Red Dirt RubyConf 2011

  • Keynote
    Aaron Patterson
    Open source contributions include:
    ARel, Nokogiri, and Mechanize
    Aaron Patterson - AT&T Interactive
  • Keynote
    Dr Nic Williams
    Open source contributions include:
    Hudson.rb, RoR Textmate Bundle, and ChocTop
    Dr Nic Williams - Engine Yard
  • Conference Themes
    nike zebra boots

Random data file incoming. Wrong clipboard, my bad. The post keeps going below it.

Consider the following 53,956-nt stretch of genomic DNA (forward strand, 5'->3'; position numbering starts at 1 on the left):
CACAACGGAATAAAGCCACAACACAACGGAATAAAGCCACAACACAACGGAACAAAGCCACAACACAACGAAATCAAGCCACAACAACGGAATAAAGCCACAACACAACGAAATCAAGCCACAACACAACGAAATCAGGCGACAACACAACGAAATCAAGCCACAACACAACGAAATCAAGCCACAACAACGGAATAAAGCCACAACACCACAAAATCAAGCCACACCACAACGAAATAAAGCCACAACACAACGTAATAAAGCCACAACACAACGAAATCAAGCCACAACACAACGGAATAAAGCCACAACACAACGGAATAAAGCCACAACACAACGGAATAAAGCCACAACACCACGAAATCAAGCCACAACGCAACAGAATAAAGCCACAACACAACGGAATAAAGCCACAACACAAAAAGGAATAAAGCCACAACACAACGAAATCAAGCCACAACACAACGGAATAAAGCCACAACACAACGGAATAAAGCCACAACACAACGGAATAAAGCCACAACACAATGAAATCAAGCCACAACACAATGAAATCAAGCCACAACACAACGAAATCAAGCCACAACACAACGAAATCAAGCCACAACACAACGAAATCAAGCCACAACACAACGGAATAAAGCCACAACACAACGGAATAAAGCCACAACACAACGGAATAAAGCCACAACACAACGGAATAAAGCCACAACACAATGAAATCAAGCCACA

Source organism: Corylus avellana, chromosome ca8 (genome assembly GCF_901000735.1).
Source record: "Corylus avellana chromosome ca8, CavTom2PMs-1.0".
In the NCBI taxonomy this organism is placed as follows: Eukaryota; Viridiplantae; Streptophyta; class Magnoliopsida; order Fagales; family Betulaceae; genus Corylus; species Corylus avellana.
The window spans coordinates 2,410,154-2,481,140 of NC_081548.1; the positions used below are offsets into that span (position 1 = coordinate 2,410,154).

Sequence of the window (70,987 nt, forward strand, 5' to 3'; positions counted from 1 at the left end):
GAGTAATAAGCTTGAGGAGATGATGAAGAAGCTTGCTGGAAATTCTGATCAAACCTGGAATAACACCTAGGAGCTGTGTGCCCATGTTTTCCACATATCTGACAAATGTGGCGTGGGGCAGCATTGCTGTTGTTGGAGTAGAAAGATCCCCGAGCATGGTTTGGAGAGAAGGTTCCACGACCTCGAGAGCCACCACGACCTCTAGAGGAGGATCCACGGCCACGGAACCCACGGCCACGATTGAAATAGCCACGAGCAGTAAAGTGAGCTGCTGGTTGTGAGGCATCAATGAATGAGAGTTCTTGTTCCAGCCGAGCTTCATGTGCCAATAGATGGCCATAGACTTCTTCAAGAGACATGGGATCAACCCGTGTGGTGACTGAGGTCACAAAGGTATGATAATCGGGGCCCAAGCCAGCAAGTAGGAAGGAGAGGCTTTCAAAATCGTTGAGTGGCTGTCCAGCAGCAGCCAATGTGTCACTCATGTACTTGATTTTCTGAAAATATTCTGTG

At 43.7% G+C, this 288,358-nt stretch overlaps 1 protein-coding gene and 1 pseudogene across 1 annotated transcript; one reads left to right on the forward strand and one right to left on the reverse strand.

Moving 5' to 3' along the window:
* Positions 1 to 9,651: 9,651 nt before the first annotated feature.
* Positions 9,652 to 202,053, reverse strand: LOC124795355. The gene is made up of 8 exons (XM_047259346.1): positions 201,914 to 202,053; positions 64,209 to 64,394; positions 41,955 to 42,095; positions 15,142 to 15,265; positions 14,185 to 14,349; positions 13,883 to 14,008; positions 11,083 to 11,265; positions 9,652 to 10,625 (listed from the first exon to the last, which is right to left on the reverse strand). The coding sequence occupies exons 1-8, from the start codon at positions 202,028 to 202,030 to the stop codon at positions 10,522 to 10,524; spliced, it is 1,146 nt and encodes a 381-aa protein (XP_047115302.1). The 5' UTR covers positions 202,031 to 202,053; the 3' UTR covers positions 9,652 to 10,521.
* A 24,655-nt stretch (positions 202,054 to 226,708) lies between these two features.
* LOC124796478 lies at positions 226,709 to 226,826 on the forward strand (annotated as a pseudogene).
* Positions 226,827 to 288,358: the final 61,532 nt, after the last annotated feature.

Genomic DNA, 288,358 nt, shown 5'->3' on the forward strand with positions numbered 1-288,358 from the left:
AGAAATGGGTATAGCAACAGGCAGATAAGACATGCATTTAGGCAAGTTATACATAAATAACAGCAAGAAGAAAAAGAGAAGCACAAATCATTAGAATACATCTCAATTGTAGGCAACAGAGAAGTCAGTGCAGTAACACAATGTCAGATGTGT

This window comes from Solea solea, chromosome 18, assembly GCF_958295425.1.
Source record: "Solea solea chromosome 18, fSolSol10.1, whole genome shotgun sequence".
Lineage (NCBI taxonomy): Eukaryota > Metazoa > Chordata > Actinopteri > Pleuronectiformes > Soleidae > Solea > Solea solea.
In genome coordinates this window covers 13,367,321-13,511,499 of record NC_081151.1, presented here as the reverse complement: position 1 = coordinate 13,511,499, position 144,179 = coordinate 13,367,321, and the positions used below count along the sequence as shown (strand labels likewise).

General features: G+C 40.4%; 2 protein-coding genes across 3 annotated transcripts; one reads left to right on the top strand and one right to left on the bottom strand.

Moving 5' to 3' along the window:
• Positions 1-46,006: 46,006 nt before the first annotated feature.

´╗┐British and American English I've never heard anyone actually say it except when referring to a coin coin type canard, so I really nike blazer don't know. By the way, are "canaille" and "canard" in the French list? Hayford Peirce 17:29, 4 May 2008 (CDT) i thought of the former, + don't think it is. What I meant was, do the Brits (or did they) call "water heaters" in general "geysers", either after the real thing in Iceland or after the name, say, of a particular British company that made them? Hayford Peirce 17:29, 29 June 2008 (CDT) definitely i have heard that usage, which is where 'geezer' comes from, yes don't recall if it was a c name Ro Thorpe 17:38, 29 June 2008 (CDT)isn't general usage for 'caravan', is it? Ro Thorpe 14:48, 9 July 2008 (CDT) It used to be when I was a kid. Now I think they're "mobile homes", plus some other terms that don't readily spring to mind. Hayford Peirce 15:38, 9 July 2008 (CDT) i asked coz i heard it u no where. is 'caravan' used in any sense in merkin? Ro Thorpe 18:38, 9 July 2008 (CDT) just sliced off some finger am back from the ER feelin' OK. am gonna go to bed with an extra cold martini but it's hard to type. "caravan" is used only in the sense nike quad zip backpack of "a caravan of old trucks snaked its way through the desert, following their intrepid leader Hayford Peirce 00:18, 10 July 2008 (CDT)" ouch hope it's on the mend now. thanks for confirming my suspicions Ro Thorpe 10:36, 10 July 2008 (CDT) feels fine this morning but am typing with 1 finger. "trailer" is still used, particularly in "she lives in a trailer park" or "trailer home park". Or "she is trailer park trash". poor girl. Hayford Peirce 10:46, 10 July 2008 (CDT) good; and yes, i've put it in, have heard all those uses Ro Thorpe 10:53, 10 July 2008 (CDT) redundant vs laid off isn't "made redundant" used by brits to say, "GM laid off 6,000 workers today"? or some such. it;s never used in that way in 'merkin. Hayford Peirce 11:35, 10 July 2008 (CDT) nice one, that's exactly right, and nearly always in the passive. Ro Thorpe 12:36, 10 July 2008 (CDT) active: "bill smith wuz redundantized today"? hehe. Hayford Peirce 13:05, 10 July 2008 (CDT) sounds like 'disappeared'. i'll put it in. Ro Thorpe 13:21, 10 July 2008 (CDT) oh, i say! Hayford Peirce 14:00, 10 July 2008 (CDT)yes, i was surprized, as jane austen would put it, that checkers wasn't in no doubt that inspired your '' and the spelling. the nike 72 'a' spelling is a near obsolete synonym of 'nothing', as in 'stop at ', the 'o' spelling is 0. 'zero' is used by brits too, but has serious sci connotations. i'm surprised at 'cipher' though, i thought that usage was obsolete, or referred only to the 0 character. must stop now before my arm falls off Ro Thorpe 17:53, 19 July 2008 (CDT) ?should we have both: Hayford Peirce 18:35, 19 July 2008 (CDT) i'd go for '' in the table and a footnote to cover BrE 'zero' if it's more limited than AmE usage and '', which ox. has as 'arch' but then goes on to quote 3 acceptable modern usages, 'bring to', 'come to' and 'set at' to add to mine above Ro Thorpe 18:49, 19 July 2008 (CDT)